The Future of our Cities and their Role in the Protection of the Seas

The environmental urge to protect the seas and overcome continued failed attempts to reach internationally binding conventions calls for more attention on the role that cities could have in supporting international lawmaking and negotiations.

International law is key in structuring relations between States. Considering there is not any form of authority superior to sovereign countries, international law and the institutions that enforce it establish the rules governing States’ engagement with each other to achieve common purposes. However, the role of cities in diplomacy should not be forgotten. Globalisation has contributed to an increased number of actors in the international realm, with capital cities assuming key positions given their large population density. Consider, for instance, New York, London, or Tokyo.

Cities are especially relevant in what concerns global changes, such as climate change and cybersecurity, among others. Seeing how cities are now emerging as actors, the pivotal role they play in global transformation could prove essential to overcome problems. The implementation of laws and regulations at a city level is easier since city officials have both authority and legitimacy. Other emerging actors, such as Big Tech companies, lack the latter characteristic, which prevents them from having meaningful influence. As such, cities have the right tools to promote actions that could have a real impact in the world.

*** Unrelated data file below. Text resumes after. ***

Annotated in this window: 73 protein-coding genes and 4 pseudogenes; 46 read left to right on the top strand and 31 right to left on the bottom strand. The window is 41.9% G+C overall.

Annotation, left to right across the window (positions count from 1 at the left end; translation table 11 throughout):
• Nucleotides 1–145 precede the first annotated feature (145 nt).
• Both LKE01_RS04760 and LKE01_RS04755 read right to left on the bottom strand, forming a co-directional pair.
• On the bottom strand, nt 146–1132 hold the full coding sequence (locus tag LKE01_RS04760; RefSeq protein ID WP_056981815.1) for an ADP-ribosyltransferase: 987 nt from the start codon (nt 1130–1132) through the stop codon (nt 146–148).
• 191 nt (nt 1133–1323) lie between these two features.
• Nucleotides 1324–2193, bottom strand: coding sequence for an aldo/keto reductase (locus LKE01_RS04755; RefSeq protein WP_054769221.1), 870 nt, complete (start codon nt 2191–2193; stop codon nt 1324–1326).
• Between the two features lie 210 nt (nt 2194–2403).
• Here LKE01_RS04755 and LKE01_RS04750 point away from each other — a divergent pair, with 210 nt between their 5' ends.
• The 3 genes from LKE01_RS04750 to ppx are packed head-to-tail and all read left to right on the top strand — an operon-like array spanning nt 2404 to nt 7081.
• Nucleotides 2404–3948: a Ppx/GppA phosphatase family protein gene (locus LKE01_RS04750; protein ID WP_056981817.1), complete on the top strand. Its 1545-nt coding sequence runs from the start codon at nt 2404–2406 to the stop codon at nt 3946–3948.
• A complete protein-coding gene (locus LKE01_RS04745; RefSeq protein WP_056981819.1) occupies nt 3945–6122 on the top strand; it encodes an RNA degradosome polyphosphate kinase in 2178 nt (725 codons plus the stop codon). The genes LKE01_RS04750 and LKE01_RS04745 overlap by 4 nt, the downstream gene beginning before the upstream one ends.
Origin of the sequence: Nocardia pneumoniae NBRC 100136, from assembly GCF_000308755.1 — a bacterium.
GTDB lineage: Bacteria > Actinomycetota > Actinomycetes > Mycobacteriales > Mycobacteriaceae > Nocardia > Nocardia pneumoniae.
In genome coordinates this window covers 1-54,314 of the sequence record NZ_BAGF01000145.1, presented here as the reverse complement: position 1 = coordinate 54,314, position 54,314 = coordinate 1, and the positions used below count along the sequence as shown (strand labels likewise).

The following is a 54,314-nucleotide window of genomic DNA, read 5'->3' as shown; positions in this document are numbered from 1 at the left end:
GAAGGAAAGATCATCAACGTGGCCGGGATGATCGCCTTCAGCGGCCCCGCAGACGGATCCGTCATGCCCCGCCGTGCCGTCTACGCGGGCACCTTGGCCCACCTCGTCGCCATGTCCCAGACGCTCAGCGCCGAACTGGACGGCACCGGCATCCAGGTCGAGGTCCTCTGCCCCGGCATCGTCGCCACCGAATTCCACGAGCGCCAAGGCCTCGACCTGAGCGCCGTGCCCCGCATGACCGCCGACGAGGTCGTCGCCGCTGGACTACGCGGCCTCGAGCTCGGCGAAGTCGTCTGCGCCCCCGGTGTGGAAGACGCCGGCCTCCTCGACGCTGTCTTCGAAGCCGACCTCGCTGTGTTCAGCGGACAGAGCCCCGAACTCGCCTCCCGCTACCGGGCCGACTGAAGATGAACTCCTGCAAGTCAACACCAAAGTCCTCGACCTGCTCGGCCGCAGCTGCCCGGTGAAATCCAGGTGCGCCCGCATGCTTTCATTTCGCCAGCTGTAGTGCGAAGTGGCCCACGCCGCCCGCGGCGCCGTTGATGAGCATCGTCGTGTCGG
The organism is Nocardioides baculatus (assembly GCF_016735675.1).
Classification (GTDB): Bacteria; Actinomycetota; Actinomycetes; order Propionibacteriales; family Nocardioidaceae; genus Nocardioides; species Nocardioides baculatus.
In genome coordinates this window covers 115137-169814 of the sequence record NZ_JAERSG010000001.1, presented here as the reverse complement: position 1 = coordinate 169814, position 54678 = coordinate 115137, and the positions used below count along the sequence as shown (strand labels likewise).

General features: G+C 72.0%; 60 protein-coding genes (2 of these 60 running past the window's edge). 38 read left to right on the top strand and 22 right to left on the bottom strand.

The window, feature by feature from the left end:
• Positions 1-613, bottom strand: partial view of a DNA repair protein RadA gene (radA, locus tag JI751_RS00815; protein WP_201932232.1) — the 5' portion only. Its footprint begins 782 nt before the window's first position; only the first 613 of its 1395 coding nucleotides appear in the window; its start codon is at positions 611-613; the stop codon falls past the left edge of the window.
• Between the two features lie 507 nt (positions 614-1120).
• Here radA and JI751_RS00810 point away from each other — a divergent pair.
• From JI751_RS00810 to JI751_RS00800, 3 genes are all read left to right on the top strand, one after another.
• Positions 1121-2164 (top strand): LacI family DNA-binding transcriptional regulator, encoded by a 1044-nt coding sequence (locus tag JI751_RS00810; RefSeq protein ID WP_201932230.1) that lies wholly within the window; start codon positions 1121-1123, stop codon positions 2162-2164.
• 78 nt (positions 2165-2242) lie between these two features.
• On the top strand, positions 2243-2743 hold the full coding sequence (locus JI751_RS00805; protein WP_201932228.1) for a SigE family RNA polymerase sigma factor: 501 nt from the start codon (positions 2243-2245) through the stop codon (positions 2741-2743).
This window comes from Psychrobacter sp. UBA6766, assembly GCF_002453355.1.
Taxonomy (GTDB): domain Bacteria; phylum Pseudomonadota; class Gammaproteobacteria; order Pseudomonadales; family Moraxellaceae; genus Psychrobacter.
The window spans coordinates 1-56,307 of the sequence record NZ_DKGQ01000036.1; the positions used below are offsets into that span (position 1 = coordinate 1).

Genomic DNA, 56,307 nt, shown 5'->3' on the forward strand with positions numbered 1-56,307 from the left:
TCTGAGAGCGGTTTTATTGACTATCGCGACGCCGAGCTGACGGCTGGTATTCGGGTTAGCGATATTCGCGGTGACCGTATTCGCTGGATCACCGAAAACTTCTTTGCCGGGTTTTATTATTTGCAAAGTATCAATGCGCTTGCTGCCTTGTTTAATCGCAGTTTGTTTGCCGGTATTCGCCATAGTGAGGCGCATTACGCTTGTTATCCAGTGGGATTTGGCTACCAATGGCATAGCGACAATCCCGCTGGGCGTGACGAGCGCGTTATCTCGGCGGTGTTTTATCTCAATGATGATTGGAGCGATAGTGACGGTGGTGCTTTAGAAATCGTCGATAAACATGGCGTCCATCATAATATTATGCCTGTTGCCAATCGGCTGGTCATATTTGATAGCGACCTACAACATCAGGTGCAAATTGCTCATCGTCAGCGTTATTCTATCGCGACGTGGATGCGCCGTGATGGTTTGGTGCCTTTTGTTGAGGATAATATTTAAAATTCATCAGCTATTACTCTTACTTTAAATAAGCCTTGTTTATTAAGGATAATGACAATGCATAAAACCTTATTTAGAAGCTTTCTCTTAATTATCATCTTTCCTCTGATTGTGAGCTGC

Private companies and organisations, civil society, and interest groups, among others, have also gained prevalence and bring up similar questions of eligibility and representativity at international negotiation tables. However, cities, being governmental entities, have a unique set of characteristics which are an asset for a more participative role in international lawmaking. Chrystie Swiney (2020) defines the centrality of cities based on their centralised global wealth, population, trade innovations and threats. Moreover, cities acquire soft power through the use of soft law instruments, strategies and alliances. This allows cities to contribute to the implementation and enforcement of global agendas. For example, cities are taking the lead in solving critical challenges of the 21st century, namely by reaching agreements on climate change. 

In Europe, cities account for 75% of the population and generate around 85% of its GDP. Therefore, they play an essential role in meeting climate change and economic targets. The Urban Agenda for the EU, established by the Pact of Amsterdam, aims to improve cooperation between Member States, cities, and the European Commission. The Pact of Amsterdam defined several priority topics, including the inclusion of migrants and refugees, circular economy, climate adaptation (including green infrastructure solutions), energy transition, among others. European ports are a good example of the role of cities’ integration within the EU. Ports employ over 3 million people and are crucial for the EU’s trade with the rest of the world. However, they present several challenges, especially in terms of their environmental impacts. To tackle this, the Urban Agenda defined by the European Commission maximises cities’ role in fighting current economic and social challenges. The circular economy, energy transition, air quality, climate adaptation, and sustainable use of land are among the priorities set out in the Agenda. Together with this, the European Green Deal aims to transition the EU towards a more competitive, green and circular economy that is not dependent on non-renewable resources. A key to achieving this is engaging several scales of government, among them cities.